The Fisher's Ghost

The Fisher's Ghost story began on 17 June 1826, with the disappearance of Frederick Fisher. It is a popular Australian story in the early 19th century. Fisher was a paroled convict who had acquired land at Campbelltown and built a shack thereon. Unfortunately, he also caroused there with itinerants and other ticket-of-leave men, including his neighbor and best friend William George Worrell (or Worrall). When Fisher found himself in debt and facing possible arrest, he trustingly signed his property over to Worrell, either to conceal or to protect his assets. When Fisher was released from prison, after a six-month stretch, he returned to his farm only to find that Worrell had been claiming it as his own.

After Fisher disappeared, Worrell resumed possession of the property, telling anyone who inquired that his friend had returned to England in search of his estranged family. The facts that Worrell wore Fisher’s clothes and offered a crudely forged receipt to prove his ownership of one of Fisher’s horses soon raised suspicions. Several local townspeople became suspicious and on September 17, 1826, George Worrall was arrested on suspicion of Fred Fisher's murder and reportedly confessed just before his hanging.

On 23 September, the Colonial Secretary’s Office offered a reward for “the discovery of the body” of Frederick Fisher, or a lesser reward for proof that he had “quitted the Colony”. Subsequently, a local man named James Farley reportedly had an encounter with the ghost of Fisher. Farley was walking near Fisher’s property one night and saw an apparition of the missing man sitting on a fence, glowing eerily and dripping blood from a gashed head. Moaning, the phantasm “pointed a bony finger in the direction of the creek that flowed behind Fisher’s farm”. Thus prompted to search the area, police soon dug up Fisher’s corpse.
The Fisher's Ghost
The story of Fisher’s ghost was actually launched—and it may have originated from an anonymous poem in 1832—the legend has persisted. In the narrative, the phantom behaves as one of those purposeful spirits of yore that sometimes “advised where their bodies might be discovered”.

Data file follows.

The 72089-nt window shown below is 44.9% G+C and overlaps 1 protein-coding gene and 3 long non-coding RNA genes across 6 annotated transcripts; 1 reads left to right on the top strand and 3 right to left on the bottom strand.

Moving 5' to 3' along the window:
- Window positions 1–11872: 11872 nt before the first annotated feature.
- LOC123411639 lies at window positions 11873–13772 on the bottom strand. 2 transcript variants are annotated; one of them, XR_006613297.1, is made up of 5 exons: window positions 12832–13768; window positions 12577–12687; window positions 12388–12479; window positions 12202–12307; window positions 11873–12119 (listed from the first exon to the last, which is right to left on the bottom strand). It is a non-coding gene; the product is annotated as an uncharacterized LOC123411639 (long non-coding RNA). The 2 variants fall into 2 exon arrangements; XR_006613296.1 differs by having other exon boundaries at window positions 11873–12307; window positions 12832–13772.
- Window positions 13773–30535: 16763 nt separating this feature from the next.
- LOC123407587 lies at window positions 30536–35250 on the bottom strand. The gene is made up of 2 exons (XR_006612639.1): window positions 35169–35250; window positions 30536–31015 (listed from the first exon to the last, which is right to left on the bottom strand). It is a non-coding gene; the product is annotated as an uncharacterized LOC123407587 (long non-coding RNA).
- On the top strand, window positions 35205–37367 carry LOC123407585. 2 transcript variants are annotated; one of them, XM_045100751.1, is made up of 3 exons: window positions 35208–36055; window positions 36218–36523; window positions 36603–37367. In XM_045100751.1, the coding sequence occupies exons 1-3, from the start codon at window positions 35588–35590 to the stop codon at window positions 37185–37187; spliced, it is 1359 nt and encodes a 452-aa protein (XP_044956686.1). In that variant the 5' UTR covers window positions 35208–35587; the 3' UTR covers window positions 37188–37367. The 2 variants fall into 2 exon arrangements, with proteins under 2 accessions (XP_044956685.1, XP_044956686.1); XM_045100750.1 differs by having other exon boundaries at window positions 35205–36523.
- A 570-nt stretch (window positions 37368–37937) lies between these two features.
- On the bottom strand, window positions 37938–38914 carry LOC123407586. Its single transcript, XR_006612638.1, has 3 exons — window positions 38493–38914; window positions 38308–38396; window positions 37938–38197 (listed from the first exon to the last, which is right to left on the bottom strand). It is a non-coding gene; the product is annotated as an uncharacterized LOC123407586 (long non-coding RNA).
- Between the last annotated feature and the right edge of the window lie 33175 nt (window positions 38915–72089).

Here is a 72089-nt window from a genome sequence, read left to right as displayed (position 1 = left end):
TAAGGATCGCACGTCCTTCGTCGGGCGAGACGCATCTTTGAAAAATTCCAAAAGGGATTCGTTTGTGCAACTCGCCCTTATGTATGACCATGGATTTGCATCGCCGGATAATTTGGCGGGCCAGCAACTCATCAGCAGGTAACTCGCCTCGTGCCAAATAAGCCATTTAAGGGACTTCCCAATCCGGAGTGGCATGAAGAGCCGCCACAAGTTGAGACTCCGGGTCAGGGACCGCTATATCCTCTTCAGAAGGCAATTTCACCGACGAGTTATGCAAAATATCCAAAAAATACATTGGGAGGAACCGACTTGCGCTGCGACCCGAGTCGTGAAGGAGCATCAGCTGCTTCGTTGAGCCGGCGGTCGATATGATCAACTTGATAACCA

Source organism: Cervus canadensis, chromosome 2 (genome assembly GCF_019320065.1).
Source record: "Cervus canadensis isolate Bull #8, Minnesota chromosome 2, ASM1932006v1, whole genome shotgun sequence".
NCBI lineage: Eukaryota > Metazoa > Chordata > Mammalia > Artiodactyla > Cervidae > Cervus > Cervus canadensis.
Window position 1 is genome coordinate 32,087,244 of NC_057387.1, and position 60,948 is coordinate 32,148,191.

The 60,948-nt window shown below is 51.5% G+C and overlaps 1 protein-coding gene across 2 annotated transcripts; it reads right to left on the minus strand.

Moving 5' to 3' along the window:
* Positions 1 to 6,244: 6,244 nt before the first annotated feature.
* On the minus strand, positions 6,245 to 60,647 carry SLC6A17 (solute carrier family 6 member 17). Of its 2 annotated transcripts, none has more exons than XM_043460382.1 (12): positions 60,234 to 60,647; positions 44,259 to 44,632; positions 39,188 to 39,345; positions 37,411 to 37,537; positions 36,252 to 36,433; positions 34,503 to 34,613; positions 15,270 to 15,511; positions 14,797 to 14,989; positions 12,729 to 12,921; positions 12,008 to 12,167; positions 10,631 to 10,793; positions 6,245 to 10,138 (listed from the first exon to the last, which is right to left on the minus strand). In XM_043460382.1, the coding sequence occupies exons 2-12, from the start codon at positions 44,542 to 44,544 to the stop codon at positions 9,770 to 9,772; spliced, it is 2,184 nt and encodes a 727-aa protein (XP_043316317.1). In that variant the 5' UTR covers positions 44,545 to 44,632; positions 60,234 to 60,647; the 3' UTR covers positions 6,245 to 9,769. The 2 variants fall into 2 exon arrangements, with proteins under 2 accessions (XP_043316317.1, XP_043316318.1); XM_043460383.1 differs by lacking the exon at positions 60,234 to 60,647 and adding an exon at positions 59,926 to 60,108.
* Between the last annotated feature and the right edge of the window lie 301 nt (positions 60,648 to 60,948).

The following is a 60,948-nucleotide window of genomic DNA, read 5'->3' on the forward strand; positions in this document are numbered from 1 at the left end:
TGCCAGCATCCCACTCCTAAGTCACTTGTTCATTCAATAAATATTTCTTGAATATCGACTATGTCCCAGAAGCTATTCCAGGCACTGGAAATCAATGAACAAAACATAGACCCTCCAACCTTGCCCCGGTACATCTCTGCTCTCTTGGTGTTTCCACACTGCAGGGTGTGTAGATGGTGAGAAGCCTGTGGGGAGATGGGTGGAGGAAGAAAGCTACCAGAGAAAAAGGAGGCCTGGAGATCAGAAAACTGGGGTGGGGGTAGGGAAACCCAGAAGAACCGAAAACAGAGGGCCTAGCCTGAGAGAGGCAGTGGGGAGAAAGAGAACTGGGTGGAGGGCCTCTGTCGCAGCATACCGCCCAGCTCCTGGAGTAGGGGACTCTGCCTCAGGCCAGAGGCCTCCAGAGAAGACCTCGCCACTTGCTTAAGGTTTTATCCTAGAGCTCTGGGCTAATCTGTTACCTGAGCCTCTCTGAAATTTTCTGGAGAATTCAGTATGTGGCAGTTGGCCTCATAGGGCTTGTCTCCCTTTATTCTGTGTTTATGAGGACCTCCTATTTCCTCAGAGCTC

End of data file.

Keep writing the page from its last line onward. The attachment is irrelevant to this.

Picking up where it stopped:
Since at least the 1950s, lighthearted vigils for the ghost have been held, with crowds typically gathering at midnight on June 17th. The chosen site is the bridge across Fisher’s Ghost Creek because, according to one account, “it was on the rail of the bridge . . . that Fisher’s Ghost was always seen”.

However, when Peter Rodgers and Joe Nickell (the author of "The Mystery Chronicles") made their pilgrimage to the spot, local people told them (and other sources confirmed) that the existing bridge was not in precisely the same place as the original. More significantly, the earliest accounts of the story have the ghost sitting on the rail of a fence. With that simple transformation of a motif (as folklorists term a narrative element)—from fence rail to bridge rail—the site of the purported apparition also became translocated. Nevertheless, “ghost” sightings have been reported there; one of the most noteworthy occurred in 1955.

In order to promote community togetherness and the varied activities of a diverse population and colourful celebration of Campbelltown City´s history and its people, the Campbelltown City Council began celebrating the Festival of Fisher's Ghost in 1956. It is an annual ten-day festival celebrated every November.

Sources:
The Mystery Chronicles: "More Real-Life X-Files" by Joe Nickell;
http://www.campbelltown.nsw.gov.au/TheLegendofFishersGhost;
http://en.wikipedia.org/wiki/Fisher%27s_ghost

Pic Source:
The Mystery Chronicles: "More Real-Life X-Files" by Joe Nickell



Written By Tripzibit on Jun 11, 2013 | 16:17

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